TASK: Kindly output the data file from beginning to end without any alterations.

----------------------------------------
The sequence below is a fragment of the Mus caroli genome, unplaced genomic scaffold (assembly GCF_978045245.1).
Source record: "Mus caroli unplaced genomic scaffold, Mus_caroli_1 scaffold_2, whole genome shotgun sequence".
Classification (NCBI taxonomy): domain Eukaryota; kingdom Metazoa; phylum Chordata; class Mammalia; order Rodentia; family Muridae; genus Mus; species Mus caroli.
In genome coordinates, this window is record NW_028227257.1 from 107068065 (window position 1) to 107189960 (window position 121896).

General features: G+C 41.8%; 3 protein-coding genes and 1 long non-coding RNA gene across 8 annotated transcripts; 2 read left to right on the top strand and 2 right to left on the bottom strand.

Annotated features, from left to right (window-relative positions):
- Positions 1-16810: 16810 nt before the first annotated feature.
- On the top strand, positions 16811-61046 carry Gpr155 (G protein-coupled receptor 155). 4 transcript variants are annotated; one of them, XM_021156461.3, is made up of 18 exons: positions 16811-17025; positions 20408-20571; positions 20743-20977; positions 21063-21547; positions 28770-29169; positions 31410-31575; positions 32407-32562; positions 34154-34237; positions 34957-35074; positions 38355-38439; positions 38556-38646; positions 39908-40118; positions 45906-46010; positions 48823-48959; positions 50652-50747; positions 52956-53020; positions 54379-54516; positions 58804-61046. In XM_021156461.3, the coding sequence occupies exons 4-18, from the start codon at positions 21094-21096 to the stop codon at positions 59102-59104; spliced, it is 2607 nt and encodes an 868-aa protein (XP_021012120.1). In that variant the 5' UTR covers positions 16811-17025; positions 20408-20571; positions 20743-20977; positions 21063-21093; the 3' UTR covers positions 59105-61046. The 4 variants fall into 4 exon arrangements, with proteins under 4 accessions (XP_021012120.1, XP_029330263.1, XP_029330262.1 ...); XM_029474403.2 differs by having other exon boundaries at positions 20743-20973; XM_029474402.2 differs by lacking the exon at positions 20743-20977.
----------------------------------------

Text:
The sequence below is a fragment of the Mus caroli genome, unplaced genomic scaffold (assembly GCF_978045245.1).
Source record: "Mus caroli unplaced genomic scaffold, Mus_caroli_1 scaffold_2, whole genome shotgun sequence".
Classification (NCBI taxonomy): domain Eukaryota; kingdom Metazoa; phylum Chordata; class Mammalia; order Rodentia; family Muridae; genus Mus; species Mus caroli.
In genome coordinates, this window is record NW_028227257.1 from 107068065 (window position 1) to 107189960 (window position 121896).

General features: G+C 41.8%; 3 protein-coding genes and 1 long non-coding RNA gene across 8 annotated transcripts; 2 read left to right on the top strand and 2 right to left on the bottom strand.

Annotated features, from left to right (window-relative positions):
- Positions 1-16810: 16810 nt before the first annotated feature.
- On the top strand, positions 16811-61046 carry Gpr155 (G protein-coupled receptor 155). 4 transcript variants are annotated; one of them, XM_021156461.3, is made up of 18 exons: positions 16811-17025; positions 20408-20571; positions 20743-20977; positions 21063-21547; positions 28770-29169; positions 31410-31575; positions 32407-32562; positions 34154-34237; positions 34957-35074; positions 38355-38439; positions 38556-38646; positions 39908-40118; positions 45906-46010; positions 48823-48959; positions 50652-50747; positions 52956-53020; positions 54379-54516; positions 58804-61046. In XM_021156461.3, the coding sequence occupies exons 4-18, from the start codon at positions 21094-21096 to the stop codon at positions 59102-59104; spliced, it is 2607 nt and encodes an 868-aa protein (XP_021012120.1). In that variant the 5' UTR covers positions 16811-17025; positions 20408-20571; positions 20743-20977; positions 21063-21093; the 3' UTR covers positions 59105-61046. The 4 variants fall into 4 exon arrangements, with proteins under 4 accessions (XP_021012120.1, XP_029330263.1, XP_029330262.1 ...); XM_029474403.2 differs by having other exon boundaries at positions 20743-20973; XM_029474402.2 differs by lacking the exon at positions 20743-20977.